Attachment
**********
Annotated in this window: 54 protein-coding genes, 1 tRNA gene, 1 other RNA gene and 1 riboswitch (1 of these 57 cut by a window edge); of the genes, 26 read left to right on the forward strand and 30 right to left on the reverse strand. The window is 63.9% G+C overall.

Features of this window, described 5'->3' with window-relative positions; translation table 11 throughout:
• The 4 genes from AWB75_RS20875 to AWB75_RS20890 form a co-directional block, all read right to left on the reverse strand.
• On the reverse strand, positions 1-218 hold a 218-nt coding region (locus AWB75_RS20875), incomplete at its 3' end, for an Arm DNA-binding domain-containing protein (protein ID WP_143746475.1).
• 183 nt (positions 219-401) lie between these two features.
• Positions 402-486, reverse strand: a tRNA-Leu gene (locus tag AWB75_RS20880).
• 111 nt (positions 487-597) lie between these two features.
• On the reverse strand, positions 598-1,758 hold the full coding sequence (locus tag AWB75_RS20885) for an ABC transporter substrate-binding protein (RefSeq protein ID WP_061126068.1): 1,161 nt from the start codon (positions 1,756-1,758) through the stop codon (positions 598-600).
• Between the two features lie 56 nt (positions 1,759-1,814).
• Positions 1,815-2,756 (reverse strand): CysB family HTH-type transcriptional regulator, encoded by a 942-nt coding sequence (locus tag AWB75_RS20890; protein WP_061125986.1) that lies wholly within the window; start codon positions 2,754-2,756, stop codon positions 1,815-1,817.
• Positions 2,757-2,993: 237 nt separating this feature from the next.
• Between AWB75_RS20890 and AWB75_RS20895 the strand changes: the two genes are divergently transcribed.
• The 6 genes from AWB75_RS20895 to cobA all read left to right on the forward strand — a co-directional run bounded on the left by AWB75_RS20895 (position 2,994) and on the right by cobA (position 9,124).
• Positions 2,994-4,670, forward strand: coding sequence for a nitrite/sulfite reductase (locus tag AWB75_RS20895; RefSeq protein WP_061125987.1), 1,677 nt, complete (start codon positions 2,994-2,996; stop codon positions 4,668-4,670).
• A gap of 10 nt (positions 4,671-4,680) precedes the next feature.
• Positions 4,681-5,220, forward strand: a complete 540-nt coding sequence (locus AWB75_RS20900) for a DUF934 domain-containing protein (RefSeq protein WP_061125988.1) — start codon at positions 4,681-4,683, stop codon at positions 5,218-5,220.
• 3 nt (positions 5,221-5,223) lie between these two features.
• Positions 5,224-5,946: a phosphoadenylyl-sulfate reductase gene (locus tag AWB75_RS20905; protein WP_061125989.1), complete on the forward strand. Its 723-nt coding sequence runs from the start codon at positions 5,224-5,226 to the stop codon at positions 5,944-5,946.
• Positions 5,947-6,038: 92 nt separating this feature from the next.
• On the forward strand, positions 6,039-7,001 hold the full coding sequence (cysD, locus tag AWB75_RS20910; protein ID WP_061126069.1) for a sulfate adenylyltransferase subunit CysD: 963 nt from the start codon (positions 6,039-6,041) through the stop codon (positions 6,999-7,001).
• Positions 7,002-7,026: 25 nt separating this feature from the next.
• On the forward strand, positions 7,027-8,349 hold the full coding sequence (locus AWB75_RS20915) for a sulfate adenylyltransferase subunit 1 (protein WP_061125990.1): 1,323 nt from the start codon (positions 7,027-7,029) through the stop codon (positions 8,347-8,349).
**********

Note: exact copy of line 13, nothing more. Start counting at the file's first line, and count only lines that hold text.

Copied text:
• The 6 genes from AWB75_RS20895 to cobA all read left to right on the forward strand — a co-directional run bounded on the left by AWB75_RS20895 (position 2,994) and on the right by cobA (position 9,124).